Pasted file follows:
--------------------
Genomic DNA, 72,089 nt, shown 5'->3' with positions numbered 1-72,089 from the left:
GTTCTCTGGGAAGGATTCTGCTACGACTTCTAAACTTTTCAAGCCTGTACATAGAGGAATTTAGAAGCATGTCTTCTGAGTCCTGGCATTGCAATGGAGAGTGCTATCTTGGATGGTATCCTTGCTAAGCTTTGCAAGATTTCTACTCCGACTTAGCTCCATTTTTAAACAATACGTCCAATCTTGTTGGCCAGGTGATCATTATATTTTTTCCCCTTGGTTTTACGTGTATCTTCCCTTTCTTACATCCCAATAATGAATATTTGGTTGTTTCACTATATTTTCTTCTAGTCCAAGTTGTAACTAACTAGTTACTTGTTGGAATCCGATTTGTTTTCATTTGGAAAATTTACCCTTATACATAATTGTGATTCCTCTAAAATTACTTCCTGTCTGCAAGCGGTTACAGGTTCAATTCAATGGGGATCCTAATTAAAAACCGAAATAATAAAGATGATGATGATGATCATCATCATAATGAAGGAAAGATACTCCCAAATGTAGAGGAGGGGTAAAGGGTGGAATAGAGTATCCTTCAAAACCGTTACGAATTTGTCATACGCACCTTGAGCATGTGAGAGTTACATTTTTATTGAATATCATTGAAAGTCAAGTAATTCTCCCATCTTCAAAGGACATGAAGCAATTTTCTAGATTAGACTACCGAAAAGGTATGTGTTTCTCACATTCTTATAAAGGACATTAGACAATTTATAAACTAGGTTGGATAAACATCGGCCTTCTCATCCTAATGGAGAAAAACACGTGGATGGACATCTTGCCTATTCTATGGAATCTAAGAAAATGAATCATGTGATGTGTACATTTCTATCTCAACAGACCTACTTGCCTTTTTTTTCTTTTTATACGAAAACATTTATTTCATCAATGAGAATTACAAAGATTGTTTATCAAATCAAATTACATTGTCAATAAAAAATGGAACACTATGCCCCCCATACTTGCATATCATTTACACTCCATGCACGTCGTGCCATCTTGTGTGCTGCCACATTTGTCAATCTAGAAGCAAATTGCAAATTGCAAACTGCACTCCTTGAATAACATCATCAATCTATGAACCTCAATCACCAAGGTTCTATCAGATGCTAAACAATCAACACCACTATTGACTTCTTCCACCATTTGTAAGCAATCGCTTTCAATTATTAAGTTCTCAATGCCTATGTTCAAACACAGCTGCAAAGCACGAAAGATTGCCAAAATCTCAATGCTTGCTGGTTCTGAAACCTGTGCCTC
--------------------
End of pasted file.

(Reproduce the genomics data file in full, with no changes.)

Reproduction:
Genomic DNA, 72,089 nt, shown 5'->3' with positions numbered 1-72,089 from the left:
GTTCTCTGGGAAGGATTCTGCTACGACTTCTAAACTTTTCAAGCCTGTACATAGAGGAATTTAGAAGCATGTCTTCTGAGTCCTGGCATTGCAATGGAGAGTGCTATCTTGGATGGTATCCTTGCTAAGCTTTGCAAGATTTCTACTCCGACTTAGCTCCATTTTTAAACAATACGTCCAATCTTGTTGGCCAGGTGATCATTATATTTTTTCCCCTTGGTTTTACGTGTATCTTCCCTTTCTTACATCCCAATAATGAATATTTGGTTGTTTCACTATATTTTCTTCTAGTCCAAGTTGTAACTAACTAGTTACTTGTTGGAATCCGATTTGTTTTCATTTGGAAAATTTACCCTTATACATAATTGTGATTCCTCTAAAATTACTTCCTGTCTGCAAGCGGTTACAGGTTCAATTCAATGGGGATCCTAATTAAAAACCGAAATAATAAAGATGATGATGATGATCATCATCATAATGAAGGAAAGATACTCCCAAATGTAGAGGAGGGGTAAAGGGTGGAATAGAGTATCCTTCAAAACCGTTACGAATTTGTCATACGCACCTTGAGCATGTGAGAGTTACATTTTTATTGAATATCATTGAAAGTCAAGTAATTCTCCCATCTTCAAAGGACATGAAGCAATTTTCTAGATTAGACTACCGAAAAGGTATGTGTTTCTCACATTCTTATAAAGGACATTAGACAATTTATAAACTAGGTTGGATAAACATCGGCCTTCTCATCCTAATGGAGAAAAACACGTGGATGGACATCTTGCCTATTCTATGGAATCTAAGAAAATGAATCATGTGATGTGTACATTTCTATCTCAACAGACCTACTTGCCTTTTTTTTCTTTTTATACGAAAACATTTATTTCATCAATGAGAATTACAAAGATTGTTTATCAAATCAAATTACATTGTCAATAAAAAATGGAACACTATGCCCCCCATACTTGCATATCATTTACACTCCATGCACGTCGTGCCATCTTGTGTGCTGCCACATTTGTCAATCTAGAAGCAAATTGCAAATTGCAAACTGCACTCCTTGAATAACATCATCAATCTATGAACCTCAATCACCAAGGTTCTATCAGATGCTAAACAATCAACACCACTATTGACTTCTTCCACCATTTGTAAGCAATCGCTTTCAATTATTAAGTTCTCAATGCCTATGTTCAAACACAGCTGCAAAGCACGAAAGATTGCCAAAATCTCAATGCTTGCTGGTTCTGAAACCTGTGCCTC